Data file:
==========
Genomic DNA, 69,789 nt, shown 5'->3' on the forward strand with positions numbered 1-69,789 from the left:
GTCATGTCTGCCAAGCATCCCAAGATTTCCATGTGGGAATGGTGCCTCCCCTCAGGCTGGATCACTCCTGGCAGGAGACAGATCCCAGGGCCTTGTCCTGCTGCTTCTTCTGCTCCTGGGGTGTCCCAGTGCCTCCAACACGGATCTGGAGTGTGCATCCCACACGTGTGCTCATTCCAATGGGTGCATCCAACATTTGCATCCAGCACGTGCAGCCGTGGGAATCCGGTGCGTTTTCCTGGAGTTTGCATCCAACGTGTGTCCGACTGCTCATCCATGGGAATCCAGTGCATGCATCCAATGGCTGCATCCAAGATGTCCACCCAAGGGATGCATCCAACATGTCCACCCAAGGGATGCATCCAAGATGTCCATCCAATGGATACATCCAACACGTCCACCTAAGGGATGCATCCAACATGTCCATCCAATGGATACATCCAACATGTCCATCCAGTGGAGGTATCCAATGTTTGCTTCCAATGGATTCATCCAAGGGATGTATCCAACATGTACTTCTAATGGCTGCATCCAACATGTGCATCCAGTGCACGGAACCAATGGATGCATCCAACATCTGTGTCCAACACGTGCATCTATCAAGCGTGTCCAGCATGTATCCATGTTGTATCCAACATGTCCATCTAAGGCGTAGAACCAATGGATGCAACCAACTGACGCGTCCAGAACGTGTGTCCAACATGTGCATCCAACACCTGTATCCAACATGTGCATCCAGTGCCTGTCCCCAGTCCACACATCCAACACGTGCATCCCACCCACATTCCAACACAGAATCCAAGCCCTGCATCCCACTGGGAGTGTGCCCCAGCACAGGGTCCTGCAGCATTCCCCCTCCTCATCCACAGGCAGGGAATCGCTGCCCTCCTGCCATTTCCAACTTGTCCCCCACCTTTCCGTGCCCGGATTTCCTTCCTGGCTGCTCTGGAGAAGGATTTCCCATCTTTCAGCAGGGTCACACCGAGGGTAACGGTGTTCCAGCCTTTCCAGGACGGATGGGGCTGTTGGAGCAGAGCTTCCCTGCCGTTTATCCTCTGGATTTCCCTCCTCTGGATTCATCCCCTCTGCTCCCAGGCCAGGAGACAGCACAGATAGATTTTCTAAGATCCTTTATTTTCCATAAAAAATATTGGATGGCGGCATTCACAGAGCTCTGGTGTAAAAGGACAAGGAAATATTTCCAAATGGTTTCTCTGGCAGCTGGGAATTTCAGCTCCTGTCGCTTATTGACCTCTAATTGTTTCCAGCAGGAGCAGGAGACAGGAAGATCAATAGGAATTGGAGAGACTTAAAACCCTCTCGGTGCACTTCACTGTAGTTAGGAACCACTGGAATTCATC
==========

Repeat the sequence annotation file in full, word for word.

Genomic DNA, 69,789 nt, shown 5'->3' on the forward strand with positions numbered 1-69,789 from the left:
GTCATGTCTGCCAAGCATCCCAAGATTTCCATGTGGGAATGGTGCCTCCCCTCAGGCTGGATCACTCCTGGCAGGAGACAGATCCCAGGGCCTTGTCCTGCTGCTTCTTCTGCTCCTGGGGTGTCCCAGTGCCTCCAACACGGATCTGGAGTGTGCATCCCACACGTGTGCTCATTCCAATGGGTGCATCCAACATTTGCATCCAGCACGTGCAGCCGTGGGAATCCGGTGCGTTTTCCTGGAGTTTGCATCCAACGTGTGTCCGACTGCTCATCCATGGGAATCCAGTGCATGCATCCAATGGCTGCATCCAAGATGTCCACCCAAGGGATGCATCCAACATGTCCACCCAAGGGATGCATCCAAGATGTCCATCCAATGGATACATCCAACACGTCCACCTAAGGGATGCATCCAACATGTCCATCCAATGGATACATCCAACATGTCCATCCAGTGGAGGTATCCAATGTTTGCTTCCAATGGATTCATCCAAGGGATGTATCCAACATGTACTTCTAATGGCTGCATCCAACATGTGCATCCAGTGCACGGAACCAATGGATGCATCCAACATCTGTGTCCAACACGTGCATCTATCAAGCGTGTCCAGCATGTATCCATGTTGTATCCAACATGTCCATCTAAGGCGTAGAACCAATGGATGCAACCAACTGACGCGTCCAGAACGTGTGTCCAACATGTGCATCCAACACCTGTATCCAACATGTGCATCCAGTGCCTGTCCCCAGTCCACACATCCAACACGTGCATCCCACCCACATTCCAACACAGAATCCAAGCCCTGCATCCCACTGGGAGTGTGCCCCAGCACAGGGTCCTGCAGCATTCCCCCTCCTCATCCACAGGCAGGGAATCGCTGCCCTCCTGCCATTTCCAACTTGTCCCCCACCTTTCCGTGCCCGGATTTCCTTCCTGGCTGCTCTGGAGAAGGATTTCCCATCTTTCAGCAGGGTCACACCGAGGGTAACGGTGTTCCAGCCTTTCCAGGACGGATGGGGCTGTTGGAGCAGAGCTTCCCTGCCGTTTATCCTCTGGATTTCCCTCCTCTGGATTCATCCCCTCTGCTCCCAGGCCAGGAGACAGCACAGATAGATTTTCTAAGATCCTTTATTTTCCATAAAAAATATTGGATGGCGGCATTCACAGAGCTCTGGTGTAAAAGGACAAGGAAATATTTCCAAATGGTTTCTCTGGCAGCTGGGAATTTCAGCTCCTGTCGCTTATTGACCTCTAATTGTTTCCAGCAGGAGCAGGAGACAGGAAGATCAATAGGAATTGGAGAGACTTAAAACCCTCTCGGTGCACTTCACTGTAGTTAGGAACCACTGGAATTCATC